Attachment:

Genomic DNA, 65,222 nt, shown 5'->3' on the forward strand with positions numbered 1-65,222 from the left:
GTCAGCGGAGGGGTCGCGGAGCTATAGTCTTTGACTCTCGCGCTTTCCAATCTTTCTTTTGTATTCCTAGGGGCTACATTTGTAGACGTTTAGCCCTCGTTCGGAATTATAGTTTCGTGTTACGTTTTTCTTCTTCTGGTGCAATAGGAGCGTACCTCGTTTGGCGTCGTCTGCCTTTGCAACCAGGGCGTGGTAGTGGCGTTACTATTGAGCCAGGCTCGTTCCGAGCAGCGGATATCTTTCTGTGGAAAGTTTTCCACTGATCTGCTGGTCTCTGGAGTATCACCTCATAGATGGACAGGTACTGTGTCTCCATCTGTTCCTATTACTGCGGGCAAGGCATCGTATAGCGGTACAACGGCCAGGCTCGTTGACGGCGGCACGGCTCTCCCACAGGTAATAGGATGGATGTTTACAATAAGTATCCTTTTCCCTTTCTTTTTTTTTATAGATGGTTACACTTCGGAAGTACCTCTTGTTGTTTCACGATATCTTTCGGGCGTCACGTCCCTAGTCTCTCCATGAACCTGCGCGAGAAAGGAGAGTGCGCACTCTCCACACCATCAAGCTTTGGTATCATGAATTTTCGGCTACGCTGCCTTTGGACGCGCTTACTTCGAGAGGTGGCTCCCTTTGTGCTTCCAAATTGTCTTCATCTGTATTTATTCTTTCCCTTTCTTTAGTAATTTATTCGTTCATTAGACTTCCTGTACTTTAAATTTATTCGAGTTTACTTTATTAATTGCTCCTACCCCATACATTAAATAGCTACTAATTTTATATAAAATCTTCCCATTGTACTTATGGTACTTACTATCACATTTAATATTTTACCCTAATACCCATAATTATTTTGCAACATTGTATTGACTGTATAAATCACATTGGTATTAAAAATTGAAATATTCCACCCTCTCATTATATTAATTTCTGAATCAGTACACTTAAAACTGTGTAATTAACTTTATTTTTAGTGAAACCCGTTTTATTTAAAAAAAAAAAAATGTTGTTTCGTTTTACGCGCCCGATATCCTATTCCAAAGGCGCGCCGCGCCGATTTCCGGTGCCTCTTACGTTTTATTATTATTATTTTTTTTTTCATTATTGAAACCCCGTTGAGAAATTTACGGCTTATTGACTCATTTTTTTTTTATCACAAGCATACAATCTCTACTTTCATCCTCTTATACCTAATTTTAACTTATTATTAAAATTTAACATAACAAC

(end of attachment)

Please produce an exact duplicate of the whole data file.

Genomic DNA, 65,222 nt, shown 5'->3' on the forward strand with positions numbered 1-65,222 from the left:
GTCAGCGGAGGGGTCGCGGAGCTATAGTCTTTGACTCTCGCGCTTTCCAATCTTTCTTTTGTATTCCTAGGGGCTACATTTGTAGACGTTTAGCCCTCGTTCGGAATTATAGTTTCGTGTTACGTTTTTCTTCTTCTGGTGCAATAGGAGCGTACCTCGTTTGGCGTCGTCTGCCTTTGCAACCAGGGCGTGGTAGTGGCGTTACTATTGAGCCAGGCTCGTTCCGAGCAGCGGATATCTTTCTGTGGAAAGTTTTCCACTGATCTGCTGGTCTCTGGAGTATCACCTCATAGATGGACAGGTACTGTGTCTCCATCTGTTCCTATTACTGCGGGCAAGGCATCGTATAGCGGTACAACGGCCAGGCTCGTTGACGGCGGCACGGCTCTCCCACAGGTAATAGGATGGATGTTTACAATAAGTATCCTTTTCCCTTTCTTTTTTTTTATAGATGGTTACACTTCGGAAGTACCTCTTGTTGTTTCACGATATCTTTCGGGCGTCACGTCCCTAGTCTCTCCATGAACCTGCGCGAGAAAGGAGAGTGCGCACTCTCCACACCATCAAGCTTTGGTATCATGAATTTTCGGCTACGCTGCCTTTGGACGCGCTTACTTCGAGAGGTGGCTCCCTTTGTGCTTCCAAATTGTCTTCATCTGTATTTATTCTTTCCCTTTCTTTAGTAATTTATTCGTTCATTAGACTTCCTGTACTTTAAATTTATTCGAGTTTACTTTATTAATTGCTCCTACCCCATACATTAAATAGCTACTAATTTTATATAAAATCTTCCCATTGTACTTATGGTACTTACTATCACATTTAATATTTTACCCTAATACCCATAATTATTTTGCAACATTGTATTGACTGTATAAATCACATTGGTATTAAAAATTGAAATATTCCACCCTCTCATTATATTAATTTCTGAATCAGTACACTTAAAACTGTGTAATTAACTTTATTTTTAGTGAAACCCGTTTTATTTAAAAAAAAAAAAATGTTGTTTCGTTTTACGCGCCCGATATCCTATTCCAAAGGCGCGCCGCGCCGATTTCCGGTGCCTCTTACGTTTTATTATTATTATTTTTTTTTTCATTATTGAAACCCCGTTGAGAAATTTACGGCTTATTGACTCATTTTTTTTTTATCACAAGCATACAATCTCTACTTTCATCCTCTTATACCTAATTTTAACTTATTATTAAAATTTAACATAACAAC